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From the March/April, 2012
issue of Touchstone

 

Fair Reprieve by Franklin Freeman

Fair Reprieve

Beauty Will Save the World: Recovering the Human in an Ideological Age
by Gregory Wolfe
ISI, 2011
(278 pages, $29.95, hardcover)

reviewed by Franklin Freeman

Reading Gregory Wolfe’s Beauty Will Save the World, I was reminded more than once of a movie, The Lives of Others (2006), that William F. Buckley, Jr., said was the best he had ever seen. In that movie, an East German secret police (Stasi) officer is assigned to spy on a famous playwright. This officer, Wiesler, is a true believer in Communism, unflinching in his ruthlessness, if needed, in interrogation, and seemingly unbending in his convictions. But as he eavesdrops on all that goes on in the playwright’s apartment, he learns that a high party official is behind the surveillance because of his passion for the playwright’s girlfriend, and also that his immediate superior, Grubitz, is a man without principles, a man who would be a top official of whatever party was in power. Wiesler, the true believer, as he becomes disillusioned by the corruptness of the party officials, is also drawn into the personal lives of the playwright and his friends, and on a search mission in the apartment while the playwright is out, he steals a book of Bertolt Brecht’s poems and takes them home to read.

The most wonderful scene in that movie, for me, was when Wiesler reclines on his couch and we hear a voiceover of him reading one of the poems:

It was a day in that blue month September
Silent beneath a plum tree’s slender shade
I held her there, my love so pale and silent
As if she were a dream that must not fade.
Above us in the shining summer heaven
There was a cloud my eyes dwelt long upon
It was quite white and very high above us
Then I looked up, and found that it had gone.

As he reads this poem, the actor, Ulrich Muhe, is somehow able to show the audience that the beauty of Brecht’s poetry (forget his Marxism for the moment) is changing Wiesler for the good, that beauty is saving him. This moment leads to the later moment when Wiesler destroys the evidence that would have put the playwright
in jail.

And that is the point of Wolfe’s book: how art can reach deep into a person and/or a culture of whatever ideology and change minds and hearts in a way that neither politics nor the academy can. “Whereas,” Wolfe writes, “I once believed that the decadence of the West could only be turned around through politics and intellectual dialectics, I am now convinced that authentic renewal can only emerge out of the imaginative visions of the artist and the mystic.”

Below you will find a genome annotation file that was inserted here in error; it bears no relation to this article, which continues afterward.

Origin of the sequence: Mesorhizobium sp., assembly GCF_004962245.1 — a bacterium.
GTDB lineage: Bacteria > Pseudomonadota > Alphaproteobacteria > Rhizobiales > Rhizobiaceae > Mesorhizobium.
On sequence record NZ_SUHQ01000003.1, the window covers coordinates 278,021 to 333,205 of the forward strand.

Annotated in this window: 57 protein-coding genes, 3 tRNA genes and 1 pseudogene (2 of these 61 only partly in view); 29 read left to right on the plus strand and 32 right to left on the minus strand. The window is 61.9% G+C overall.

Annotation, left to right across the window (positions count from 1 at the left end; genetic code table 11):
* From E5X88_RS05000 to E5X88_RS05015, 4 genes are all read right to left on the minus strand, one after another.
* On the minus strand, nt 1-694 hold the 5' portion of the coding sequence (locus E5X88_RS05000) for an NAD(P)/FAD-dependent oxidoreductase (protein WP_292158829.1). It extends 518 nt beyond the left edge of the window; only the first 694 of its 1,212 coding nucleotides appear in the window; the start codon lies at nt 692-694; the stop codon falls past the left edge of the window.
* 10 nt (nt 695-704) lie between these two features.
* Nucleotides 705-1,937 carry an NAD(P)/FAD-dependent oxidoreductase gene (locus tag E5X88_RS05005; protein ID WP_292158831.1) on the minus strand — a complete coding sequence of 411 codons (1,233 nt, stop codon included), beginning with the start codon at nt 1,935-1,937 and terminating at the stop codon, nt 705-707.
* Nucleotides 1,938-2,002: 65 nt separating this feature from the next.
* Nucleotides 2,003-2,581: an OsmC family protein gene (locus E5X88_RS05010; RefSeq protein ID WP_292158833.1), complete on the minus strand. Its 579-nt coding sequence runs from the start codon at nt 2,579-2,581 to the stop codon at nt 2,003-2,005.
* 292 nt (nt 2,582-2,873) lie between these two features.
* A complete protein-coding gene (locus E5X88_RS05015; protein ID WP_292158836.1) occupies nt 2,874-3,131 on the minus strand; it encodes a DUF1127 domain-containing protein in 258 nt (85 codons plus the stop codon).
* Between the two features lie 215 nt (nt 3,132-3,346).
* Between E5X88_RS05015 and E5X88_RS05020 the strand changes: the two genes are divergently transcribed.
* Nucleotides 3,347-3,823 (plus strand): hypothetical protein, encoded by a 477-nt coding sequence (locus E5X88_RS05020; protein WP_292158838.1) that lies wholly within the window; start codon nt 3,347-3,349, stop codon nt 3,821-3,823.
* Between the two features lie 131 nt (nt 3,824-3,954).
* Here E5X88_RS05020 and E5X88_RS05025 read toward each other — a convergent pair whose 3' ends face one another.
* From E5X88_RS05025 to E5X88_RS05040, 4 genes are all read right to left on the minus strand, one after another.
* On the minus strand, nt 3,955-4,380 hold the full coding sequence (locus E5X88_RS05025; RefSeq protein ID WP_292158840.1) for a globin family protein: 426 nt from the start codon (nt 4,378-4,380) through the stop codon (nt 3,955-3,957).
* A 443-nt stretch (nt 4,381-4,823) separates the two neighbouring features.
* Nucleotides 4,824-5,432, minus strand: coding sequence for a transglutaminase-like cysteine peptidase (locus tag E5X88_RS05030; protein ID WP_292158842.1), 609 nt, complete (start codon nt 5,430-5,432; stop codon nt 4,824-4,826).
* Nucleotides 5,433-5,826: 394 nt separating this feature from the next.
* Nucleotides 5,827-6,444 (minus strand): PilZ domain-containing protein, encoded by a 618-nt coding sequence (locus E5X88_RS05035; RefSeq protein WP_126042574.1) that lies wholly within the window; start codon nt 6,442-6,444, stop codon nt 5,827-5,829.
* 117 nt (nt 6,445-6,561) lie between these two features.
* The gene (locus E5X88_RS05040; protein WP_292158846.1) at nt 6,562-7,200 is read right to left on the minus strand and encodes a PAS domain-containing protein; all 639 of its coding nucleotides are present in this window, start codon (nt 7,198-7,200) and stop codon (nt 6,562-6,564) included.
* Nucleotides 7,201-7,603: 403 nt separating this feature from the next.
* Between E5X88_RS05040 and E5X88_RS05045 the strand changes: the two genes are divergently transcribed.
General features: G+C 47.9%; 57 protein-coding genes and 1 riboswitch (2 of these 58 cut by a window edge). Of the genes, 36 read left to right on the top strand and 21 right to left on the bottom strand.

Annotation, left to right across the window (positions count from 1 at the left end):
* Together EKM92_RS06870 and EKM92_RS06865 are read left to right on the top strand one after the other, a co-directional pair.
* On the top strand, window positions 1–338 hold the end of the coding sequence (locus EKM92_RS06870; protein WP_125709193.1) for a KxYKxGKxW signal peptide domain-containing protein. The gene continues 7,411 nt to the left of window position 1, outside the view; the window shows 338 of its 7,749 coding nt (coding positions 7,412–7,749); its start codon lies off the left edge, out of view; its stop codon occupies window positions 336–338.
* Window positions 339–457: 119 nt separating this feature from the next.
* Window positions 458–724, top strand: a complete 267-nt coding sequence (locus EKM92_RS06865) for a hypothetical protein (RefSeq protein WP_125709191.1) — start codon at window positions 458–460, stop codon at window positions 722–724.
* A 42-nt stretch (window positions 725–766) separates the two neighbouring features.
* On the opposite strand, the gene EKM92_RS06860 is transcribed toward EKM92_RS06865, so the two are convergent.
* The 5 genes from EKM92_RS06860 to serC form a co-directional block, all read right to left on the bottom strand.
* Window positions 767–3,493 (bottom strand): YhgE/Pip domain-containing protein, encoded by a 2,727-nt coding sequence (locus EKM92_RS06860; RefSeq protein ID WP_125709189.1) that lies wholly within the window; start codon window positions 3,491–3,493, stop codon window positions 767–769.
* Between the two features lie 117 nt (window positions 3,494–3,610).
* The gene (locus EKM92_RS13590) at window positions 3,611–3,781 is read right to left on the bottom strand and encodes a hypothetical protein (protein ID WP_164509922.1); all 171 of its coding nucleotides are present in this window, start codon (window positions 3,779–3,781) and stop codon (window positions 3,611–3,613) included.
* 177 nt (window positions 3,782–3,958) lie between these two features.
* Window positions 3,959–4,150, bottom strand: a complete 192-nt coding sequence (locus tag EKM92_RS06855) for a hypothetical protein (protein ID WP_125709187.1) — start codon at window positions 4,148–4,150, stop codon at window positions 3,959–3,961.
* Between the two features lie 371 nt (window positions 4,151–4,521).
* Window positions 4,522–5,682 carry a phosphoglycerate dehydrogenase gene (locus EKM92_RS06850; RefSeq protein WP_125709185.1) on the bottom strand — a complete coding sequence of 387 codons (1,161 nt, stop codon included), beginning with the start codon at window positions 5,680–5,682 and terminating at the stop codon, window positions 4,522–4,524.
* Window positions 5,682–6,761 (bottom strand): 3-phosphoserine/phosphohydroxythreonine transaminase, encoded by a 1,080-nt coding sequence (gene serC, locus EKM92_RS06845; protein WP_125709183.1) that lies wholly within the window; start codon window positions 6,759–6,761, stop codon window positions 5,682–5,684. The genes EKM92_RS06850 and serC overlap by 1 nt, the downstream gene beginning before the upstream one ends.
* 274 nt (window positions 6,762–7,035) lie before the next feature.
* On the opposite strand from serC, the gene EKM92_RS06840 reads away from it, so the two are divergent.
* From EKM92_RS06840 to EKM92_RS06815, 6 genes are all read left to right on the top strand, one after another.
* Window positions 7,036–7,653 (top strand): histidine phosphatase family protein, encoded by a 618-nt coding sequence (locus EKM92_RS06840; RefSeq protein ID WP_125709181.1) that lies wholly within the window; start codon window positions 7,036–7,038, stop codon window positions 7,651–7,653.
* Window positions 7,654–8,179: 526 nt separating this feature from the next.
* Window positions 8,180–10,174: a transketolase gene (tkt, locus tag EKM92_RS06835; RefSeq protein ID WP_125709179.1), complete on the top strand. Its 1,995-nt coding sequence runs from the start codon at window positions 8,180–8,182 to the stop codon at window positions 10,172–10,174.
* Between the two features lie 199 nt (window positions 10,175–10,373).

Whom Had Beauty Saved?

Wolfe was inspired to move from politics to art and culture by Aleksandr Solzhenitsyn’s “Nobel Lecture,” in which the great Russian writer said that Dostoyevsky’s phrase, “Beauty will save the world,” had for years seemed to him “a mere phrase.” For “when had it ever happened in the bloodthirsty course of history that beauty had saved anyone from anything? Beauty had provided embellishment, certainly, given uplift—but whom had it saved?”

One can construct a political speech, an assertive journalistic polemic, a program for organizing society, a philosophical system, so that in appearance it is smooth, well structured, and yet it is built upon a mistake, a lie; and the hidden element, the distortion, will not immediately become visible. And a speech, or journalistic essay, or a program in rebuttal, or a different philosophical structure can be counterposed to the first—and it will seem just as well constructed and as smooth, and everything will seem to fit. And therefore one has faith in them—yet one has no faith. . . . In contrast, a work of art bears within itself its own confirmation: concepts which are manufactured out of whole cloth or overstrained will not stand up to being tested in images, will somehow fall apart and turn out to be sickly and pallid and convincing to no one.

Wolfe, founder and editor of Image, a journal devoted to art, faith, and mystery, and writer in residence at Seattle Pacific University, also turned from politics to art because of his own personal experience as a true believer in the heady conservative days leading up to and beginning Ronald Reagan’s first term as president. Wolfe was working at National Review at the time:

A few days after the election, the phones at NR . . . began ringing off the hook as people jockeyed for positions in the new administration, including jobs in departments these stalwarts had resolutely pledged to abolish. My euphoria evaporated and was replaced by something closer to moral revulsion.

He went on to study literature at Oxford, joined the Roman Catholic Church and, trying to emulate the Christian humanism of Thomas More and Erasmus, started the journal Image.

Rejecting the Fortress Mentality